The invisible work of women: counting the costs of the mental load

The invisible work of women: counting the costs of the mental load

Women are caught in an exhausting cycle of unpaid care and domestic work, paid employment and the mental load of juggling it all. But, what are the hidden costs of this invisible work on our financial security?
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All of the rights, freedoms and opportunities we have as women in 2020 were hard-fought by incredible women who came before us, and were not won without dogged determination, without sacrifice, without courage, without labour. And while, of course, the road towards gender equality has not been without its achievements, the gendered implications of the coronavirus pandemic have shown us in no uncertain terms what, deep down, we all know to be true: we still have a long way to go.

Amongst a pretty depressing laundry list of issues, including an increase in the rates of women experiencing domestic violence and the fact that the fight for equal pay may have been pushed back by almost a decade, COVID-19 and its subsequent lockdowns have gifted us with another little dividend that we all could have done without. And that is, despite us all spending more time at home, the division of unpaid care and domestic work is still falling predominantly to women. Meaning the burden of an already unequal mental load just got a whole lot heavier.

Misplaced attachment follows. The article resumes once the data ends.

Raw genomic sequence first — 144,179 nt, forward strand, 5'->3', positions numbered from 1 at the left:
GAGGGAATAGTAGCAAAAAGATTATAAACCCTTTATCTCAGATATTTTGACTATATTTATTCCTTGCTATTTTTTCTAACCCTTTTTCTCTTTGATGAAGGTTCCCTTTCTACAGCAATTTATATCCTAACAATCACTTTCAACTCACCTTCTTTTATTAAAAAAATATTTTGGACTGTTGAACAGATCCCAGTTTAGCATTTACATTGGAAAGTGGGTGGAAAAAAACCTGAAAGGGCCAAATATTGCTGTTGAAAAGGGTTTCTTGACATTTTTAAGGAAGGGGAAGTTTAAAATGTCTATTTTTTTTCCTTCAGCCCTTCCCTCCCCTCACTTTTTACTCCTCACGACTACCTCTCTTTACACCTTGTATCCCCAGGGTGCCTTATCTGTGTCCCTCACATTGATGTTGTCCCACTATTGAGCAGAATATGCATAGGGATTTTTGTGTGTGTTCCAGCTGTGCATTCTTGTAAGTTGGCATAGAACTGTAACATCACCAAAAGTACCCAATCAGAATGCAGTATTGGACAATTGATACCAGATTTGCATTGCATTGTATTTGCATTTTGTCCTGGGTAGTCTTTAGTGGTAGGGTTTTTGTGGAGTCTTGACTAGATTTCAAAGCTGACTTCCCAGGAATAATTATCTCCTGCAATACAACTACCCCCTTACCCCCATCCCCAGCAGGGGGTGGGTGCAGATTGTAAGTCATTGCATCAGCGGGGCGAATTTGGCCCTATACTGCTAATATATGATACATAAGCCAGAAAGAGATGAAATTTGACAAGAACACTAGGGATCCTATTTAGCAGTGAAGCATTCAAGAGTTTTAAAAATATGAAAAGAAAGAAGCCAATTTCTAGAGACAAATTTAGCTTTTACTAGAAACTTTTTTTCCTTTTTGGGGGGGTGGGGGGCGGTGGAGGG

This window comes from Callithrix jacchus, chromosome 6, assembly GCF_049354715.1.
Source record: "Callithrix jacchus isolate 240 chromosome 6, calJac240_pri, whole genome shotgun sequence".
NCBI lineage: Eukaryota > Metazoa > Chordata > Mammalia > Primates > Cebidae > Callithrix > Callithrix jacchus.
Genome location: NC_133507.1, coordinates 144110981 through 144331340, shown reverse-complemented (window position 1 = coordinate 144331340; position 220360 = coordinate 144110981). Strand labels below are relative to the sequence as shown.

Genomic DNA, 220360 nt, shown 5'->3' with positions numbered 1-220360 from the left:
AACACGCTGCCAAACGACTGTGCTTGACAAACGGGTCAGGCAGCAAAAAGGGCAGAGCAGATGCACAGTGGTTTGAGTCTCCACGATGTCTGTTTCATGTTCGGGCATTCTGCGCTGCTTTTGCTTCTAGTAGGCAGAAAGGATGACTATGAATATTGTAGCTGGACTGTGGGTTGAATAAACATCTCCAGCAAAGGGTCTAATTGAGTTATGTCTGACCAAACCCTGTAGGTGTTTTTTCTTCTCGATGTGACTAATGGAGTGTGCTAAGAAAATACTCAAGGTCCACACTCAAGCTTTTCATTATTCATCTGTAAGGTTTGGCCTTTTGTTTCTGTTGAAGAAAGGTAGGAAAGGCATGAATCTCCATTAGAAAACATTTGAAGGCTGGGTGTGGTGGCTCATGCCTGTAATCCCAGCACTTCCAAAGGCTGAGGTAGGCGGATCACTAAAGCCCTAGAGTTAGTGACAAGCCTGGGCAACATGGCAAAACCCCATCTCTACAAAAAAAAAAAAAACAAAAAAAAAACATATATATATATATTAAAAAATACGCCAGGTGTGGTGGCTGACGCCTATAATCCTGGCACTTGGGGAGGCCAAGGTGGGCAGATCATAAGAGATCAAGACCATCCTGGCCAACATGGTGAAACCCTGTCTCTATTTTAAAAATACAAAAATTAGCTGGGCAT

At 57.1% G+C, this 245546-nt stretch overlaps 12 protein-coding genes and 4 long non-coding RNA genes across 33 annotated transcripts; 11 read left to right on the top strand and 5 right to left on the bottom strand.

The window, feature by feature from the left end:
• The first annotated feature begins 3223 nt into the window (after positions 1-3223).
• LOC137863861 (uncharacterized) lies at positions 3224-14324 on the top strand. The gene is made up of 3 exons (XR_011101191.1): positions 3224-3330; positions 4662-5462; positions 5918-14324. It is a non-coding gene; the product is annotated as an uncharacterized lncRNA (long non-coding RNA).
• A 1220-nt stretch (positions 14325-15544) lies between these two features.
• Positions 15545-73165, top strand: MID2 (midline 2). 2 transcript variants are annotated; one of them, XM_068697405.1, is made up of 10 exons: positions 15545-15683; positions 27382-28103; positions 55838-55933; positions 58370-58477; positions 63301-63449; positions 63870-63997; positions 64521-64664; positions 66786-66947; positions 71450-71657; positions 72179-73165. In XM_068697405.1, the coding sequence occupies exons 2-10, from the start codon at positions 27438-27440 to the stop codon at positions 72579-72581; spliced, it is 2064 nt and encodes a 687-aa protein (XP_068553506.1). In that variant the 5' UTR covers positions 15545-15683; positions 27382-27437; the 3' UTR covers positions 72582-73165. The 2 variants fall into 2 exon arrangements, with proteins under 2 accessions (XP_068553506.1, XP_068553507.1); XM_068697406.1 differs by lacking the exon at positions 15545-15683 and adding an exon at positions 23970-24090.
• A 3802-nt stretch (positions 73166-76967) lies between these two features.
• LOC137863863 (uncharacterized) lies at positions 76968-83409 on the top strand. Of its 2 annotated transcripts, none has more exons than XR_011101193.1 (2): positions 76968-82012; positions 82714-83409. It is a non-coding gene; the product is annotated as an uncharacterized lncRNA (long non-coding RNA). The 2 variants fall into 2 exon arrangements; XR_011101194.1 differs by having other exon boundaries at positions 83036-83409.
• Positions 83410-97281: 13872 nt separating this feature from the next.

This, of course, isn’t anything new. Pandemic aside, we know that despite being more involved in the paid workforce than ever before, women are still performing the majority of the domestic and care work, even if we are the primary ‘breadwinner’. What this also means is that we are, in turn, responsible for doing the oft-invisible ‘mental gymnastics’ required to ensure this work gets done. And while women’s experiences of the mental load are as complex and nuanced as we are and there are greater burdens faced by some women than others, all of this mental work is still exactly that: work.

All of this planning, strategising, time management, delegating and ‘stakeholder engagement’, all of this labour is the kind of work that, if it were being performed in a boardroom, we’d be getting paid handsomely for it. Put it this way, women are performing the role of household ‘project manager’ except that they’re also doing all of the work they’re managing (and they aren’t getting paid).

Not only are we performing all of this invisible unpaid work, it’s actually costing us. Because, contrary to the boring (yet enduring) stereotype that women are somehow biologically programmed with an effortless affinity for caring, nurturing and managing domestic duties, it may come as a surprise to many (men) to learn that, actually, it’s not biological, it’s actually WORK and it’s bloody exhausting. Do you know what else is bloody exhausting at the end of a long day spent caring for everyone and everything? Digging up your recent superannuation statement and deciphering all the finance jargon to make sure you’re on track to reach a comfortable amount in retirement.